UPDATED: The security guard who set off a major bomb hoax in Oslo and even shot himself in the process this week now faces more charges and prison for at least the next four weeks. His defense attorney claims the guard for the Nokas security firm is “in deep despair” and regrets the trouble he caused.
Prosecutors are now filing expanded charges against the guard for making threats, sending out a false emergency call for help and making false charges of his own against alleged assailants. They want him held in remand custody for four weeks while they continue their investigation.
Trygve Staff, defense attorney for the guard who appeared at his custody hearing on Friday, earlier told reporters that his client panicked after having “an accident” with his own gun while on duty late Tuesday night, and was afraid he’d be fired. He claims that in turn set off the chain of events that led to the bomb scare and major police response on Wednesday.
Regrets lying to police
Staff told newspaper Aftenposten on Friday that the guard was out on patrol during a nighttime shift on the University of Oslo campus when he wanted to try shooting a so-called “starter’s pistol” he had with him. Things went wrong and he wound up wounding himself, Staff said.
“He considered calling a doctor but thought the doctor would see that these were shooting injuries and he’d get in trouble,” Staff told Aftenposten. “So he called the duty desk at Nokas and asked for help. Instead of saying he’d shot himself, he said others had shot at him.” Police were summoned and launched a manhunt for the guard’s alleged assailants while the guard was taken to a local hospital.
The police then found a bomb-like device at the scene of the alleged shooting, near the university’s physics building, and that set off the full-scale alarm that resulted in a massive police operation that cordoned off large areas of the university’s campus. The suspicious object was later found to be a hoax, intended to “create fear,” according to police. The security guard was later charged with making false statements by initially saying he’d been shot. He admitted he’d shot himself and placed the bomb-like object.
Staff wouldn’t say how the guard’s new version of events jibes with his confession to placing the object that set off the bomb scare. “As far as I know, he hasn’t been charged for that,” Staff told Aftenposten. “That’s the comment I have on that.” He added that his client is in “deep despair” and strongly regrets that he didn’t tell the police the truth about the shooting.
Psychological examination looms
Police had said that the charges against the security guard, who hasn’t been publicly identified in line with Norwegian media policy, could be expanded and they were. Police are also investigating whether two earlier incidents involving the same security guard, in which he’d claimed to have been attacked by unknown assailants, were also bluffs. Staff told Aftenposten that “my client says they were real.”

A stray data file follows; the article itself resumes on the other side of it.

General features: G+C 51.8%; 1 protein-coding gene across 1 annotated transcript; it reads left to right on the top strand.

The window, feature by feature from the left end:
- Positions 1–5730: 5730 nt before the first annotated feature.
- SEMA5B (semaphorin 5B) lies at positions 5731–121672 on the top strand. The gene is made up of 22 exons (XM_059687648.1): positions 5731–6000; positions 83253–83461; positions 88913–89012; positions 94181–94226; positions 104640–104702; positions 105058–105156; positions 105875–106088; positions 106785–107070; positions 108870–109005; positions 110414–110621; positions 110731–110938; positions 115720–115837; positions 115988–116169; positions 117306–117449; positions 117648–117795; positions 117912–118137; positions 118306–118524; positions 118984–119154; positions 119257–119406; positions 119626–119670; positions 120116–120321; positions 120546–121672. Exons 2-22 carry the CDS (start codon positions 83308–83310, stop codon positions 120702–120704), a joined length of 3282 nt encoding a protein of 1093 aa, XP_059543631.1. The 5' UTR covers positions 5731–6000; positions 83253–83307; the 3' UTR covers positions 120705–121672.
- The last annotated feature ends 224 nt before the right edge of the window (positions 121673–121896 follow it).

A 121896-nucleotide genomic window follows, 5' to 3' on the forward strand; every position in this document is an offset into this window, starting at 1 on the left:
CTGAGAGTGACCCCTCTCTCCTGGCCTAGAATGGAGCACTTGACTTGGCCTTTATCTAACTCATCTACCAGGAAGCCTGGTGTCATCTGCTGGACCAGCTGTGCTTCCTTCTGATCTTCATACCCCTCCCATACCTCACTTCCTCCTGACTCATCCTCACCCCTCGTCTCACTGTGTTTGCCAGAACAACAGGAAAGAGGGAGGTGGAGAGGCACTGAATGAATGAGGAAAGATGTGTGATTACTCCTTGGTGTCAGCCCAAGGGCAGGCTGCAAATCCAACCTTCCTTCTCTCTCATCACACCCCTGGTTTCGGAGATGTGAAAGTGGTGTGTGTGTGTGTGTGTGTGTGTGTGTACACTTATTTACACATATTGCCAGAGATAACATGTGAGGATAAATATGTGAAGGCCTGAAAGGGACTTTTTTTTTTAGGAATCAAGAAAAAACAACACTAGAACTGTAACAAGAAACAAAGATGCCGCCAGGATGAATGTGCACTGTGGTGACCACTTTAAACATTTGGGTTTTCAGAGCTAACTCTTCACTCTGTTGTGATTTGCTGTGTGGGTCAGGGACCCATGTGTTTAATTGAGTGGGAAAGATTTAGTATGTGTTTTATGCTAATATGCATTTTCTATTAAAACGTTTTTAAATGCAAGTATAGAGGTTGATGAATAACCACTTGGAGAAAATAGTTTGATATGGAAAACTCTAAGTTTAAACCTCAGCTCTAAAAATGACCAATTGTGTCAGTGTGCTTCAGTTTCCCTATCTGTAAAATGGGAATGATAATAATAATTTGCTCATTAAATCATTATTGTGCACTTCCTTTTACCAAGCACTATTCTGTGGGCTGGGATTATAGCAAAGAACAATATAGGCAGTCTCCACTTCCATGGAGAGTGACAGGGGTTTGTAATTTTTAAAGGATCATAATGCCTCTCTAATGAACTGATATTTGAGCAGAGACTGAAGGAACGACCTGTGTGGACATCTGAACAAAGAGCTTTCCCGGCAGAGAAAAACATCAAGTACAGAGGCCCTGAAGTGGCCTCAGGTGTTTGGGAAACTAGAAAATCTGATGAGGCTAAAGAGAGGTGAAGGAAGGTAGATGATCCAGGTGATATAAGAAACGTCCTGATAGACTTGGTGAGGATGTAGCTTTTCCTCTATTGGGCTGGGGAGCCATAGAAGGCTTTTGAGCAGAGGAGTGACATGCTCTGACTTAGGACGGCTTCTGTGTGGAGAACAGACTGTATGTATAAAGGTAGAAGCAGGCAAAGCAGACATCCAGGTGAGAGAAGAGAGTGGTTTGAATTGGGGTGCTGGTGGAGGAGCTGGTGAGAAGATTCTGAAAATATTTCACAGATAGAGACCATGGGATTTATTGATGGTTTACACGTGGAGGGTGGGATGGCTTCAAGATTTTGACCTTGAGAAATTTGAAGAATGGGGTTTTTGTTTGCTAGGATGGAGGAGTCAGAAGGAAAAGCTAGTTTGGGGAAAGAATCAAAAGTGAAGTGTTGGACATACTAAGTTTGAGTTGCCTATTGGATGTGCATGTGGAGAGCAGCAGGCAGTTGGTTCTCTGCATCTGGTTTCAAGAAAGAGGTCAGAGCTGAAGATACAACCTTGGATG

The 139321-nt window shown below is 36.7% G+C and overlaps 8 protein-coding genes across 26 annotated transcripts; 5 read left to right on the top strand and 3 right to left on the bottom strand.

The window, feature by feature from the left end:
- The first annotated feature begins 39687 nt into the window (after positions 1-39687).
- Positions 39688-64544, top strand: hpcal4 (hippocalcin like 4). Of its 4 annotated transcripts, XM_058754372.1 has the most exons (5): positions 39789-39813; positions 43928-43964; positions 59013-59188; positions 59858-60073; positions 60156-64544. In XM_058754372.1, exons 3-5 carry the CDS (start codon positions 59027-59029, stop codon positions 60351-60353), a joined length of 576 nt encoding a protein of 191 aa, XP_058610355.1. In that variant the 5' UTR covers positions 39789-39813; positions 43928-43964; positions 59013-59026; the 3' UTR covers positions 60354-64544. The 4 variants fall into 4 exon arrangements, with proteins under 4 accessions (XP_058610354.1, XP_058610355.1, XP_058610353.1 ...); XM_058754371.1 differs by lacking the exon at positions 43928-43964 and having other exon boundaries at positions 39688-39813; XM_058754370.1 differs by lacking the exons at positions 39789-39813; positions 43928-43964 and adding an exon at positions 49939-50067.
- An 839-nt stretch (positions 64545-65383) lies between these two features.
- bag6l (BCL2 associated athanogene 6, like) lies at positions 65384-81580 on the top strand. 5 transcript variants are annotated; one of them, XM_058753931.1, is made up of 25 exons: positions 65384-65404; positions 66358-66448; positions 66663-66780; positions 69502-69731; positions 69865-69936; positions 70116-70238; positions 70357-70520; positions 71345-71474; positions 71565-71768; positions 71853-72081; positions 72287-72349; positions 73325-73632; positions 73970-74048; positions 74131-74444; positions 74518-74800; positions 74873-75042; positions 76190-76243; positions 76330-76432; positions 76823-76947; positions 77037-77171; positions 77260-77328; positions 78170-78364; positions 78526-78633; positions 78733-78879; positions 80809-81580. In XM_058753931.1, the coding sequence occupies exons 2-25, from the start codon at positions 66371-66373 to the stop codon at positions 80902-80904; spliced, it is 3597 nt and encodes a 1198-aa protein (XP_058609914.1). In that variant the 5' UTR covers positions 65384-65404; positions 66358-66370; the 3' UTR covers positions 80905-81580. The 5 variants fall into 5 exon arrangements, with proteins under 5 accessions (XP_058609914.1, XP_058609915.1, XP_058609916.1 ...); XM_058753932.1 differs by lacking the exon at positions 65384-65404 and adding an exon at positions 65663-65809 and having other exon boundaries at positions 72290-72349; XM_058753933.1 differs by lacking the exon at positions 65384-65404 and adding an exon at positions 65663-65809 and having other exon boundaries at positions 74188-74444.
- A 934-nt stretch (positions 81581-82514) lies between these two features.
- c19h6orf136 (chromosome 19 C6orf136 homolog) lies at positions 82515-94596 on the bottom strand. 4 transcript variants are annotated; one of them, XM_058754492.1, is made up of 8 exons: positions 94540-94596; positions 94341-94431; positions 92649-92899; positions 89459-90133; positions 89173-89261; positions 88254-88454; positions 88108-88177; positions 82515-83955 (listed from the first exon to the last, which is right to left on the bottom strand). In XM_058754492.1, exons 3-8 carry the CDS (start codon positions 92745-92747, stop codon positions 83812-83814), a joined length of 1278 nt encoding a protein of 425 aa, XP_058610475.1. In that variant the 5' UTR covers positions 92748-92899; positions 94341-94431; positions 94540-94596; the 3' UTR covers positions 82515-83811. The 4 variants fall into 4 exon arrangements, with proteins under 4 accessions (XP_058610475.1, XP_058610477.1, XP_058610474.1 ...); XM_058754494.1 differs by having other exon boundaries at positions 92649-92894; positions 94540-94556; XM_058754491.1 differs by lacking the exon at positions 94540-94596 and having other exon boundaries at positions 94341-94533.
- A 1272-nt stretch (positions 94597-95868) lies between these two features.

Police say they will ask for a “routine judicial evaluation” of the man, regarding his state of mind and whether he’s capable of standing trial. “It can’t be ruled out that a strong need for attention is behind these events, but there can be many reasons for such a need,” Anne-Kari Torgalsbøen of the institute for psychology at the University of Oslo, told Aftenposten. She said it would be “natural” to check for the possibility of psychological problems.
Nokas had earlier described the man as a long-term employee but Aftenposten reported that he only started working for Nokas after it acquired the security firm G4S in 2013. The man was a summer intern at the time and Nokas kept him on as a guard at the University of Oslo. In October of that year he reported he’d been stabbed while on duty and his wound required several stitches. Police never found his assailants. In November of last year he reported being shot with an electric shock pistol by someone whom he said also tried to steal his keys and strangle him. Police also ended up having to drop their investigation for lack of leads and evidence.
Guards’ credibility and training questioned
Nokas officials say they had no reason to suspect their employee was lying about those incidents at the time. Now he has confessed to lying about Tuesday’s shooting and bomb scare so the police intend to reopen the earlier cases.
Questions were rising on Friday over the short training periods required for security guards and how they’re followed up by their employers. Leonarda Jupa, course administrator at one of the private academies used by security firms, said cases like that involving the Nokas guard are “extremely seldom” in the industry and noted that they can damage the credibility of security guards’ reliability and reputations.
And training periods are brief. “If you’re effective, you can become a security guard in a month,” Jupa told NRK. She said the law requires 15 hours of theory, 30 hours of practice work and 50 more hours of theory at a third level of training.
Jarle Ramskjær, marketing and communications director for the large firm Securitas, claimed the security branch had become much more professional during the past 10 to 15 years and insisted that guards had “comprehensive training and education, and we follow them up closely.” He said he believed the public had “a high degree of confidence in us, and respects and recognizes the job we do every day.”